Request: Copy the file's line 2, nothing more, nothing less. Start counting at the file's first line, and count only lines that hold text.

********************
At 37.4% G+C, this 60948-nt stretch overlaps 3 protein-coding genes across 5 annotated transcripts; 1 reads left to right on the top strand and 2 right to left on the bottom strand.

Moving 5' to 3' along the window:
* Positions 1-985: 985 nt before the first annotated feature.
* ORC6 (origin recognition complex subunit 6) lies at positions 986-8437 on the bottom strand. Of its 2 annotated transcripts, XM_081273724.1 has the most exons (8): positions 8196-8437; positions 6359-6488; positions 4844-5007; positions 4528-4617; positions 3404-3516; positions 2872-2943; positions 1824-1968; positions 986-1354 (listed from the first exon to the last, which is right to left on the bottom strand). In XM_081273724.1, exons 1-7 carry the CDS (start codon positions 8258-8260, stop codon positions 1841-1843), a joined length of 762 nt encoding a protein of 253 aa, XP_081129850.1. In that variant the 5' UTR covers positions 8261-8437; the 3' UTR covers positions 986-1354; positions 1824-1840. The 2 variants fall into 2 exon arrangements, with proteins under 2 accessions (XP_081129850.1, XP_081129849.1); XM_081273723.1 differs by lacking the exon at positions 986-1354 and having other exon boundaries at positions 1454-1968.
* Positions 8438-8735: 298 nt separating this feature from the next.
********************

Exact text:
Moving 5' to 3' along the window: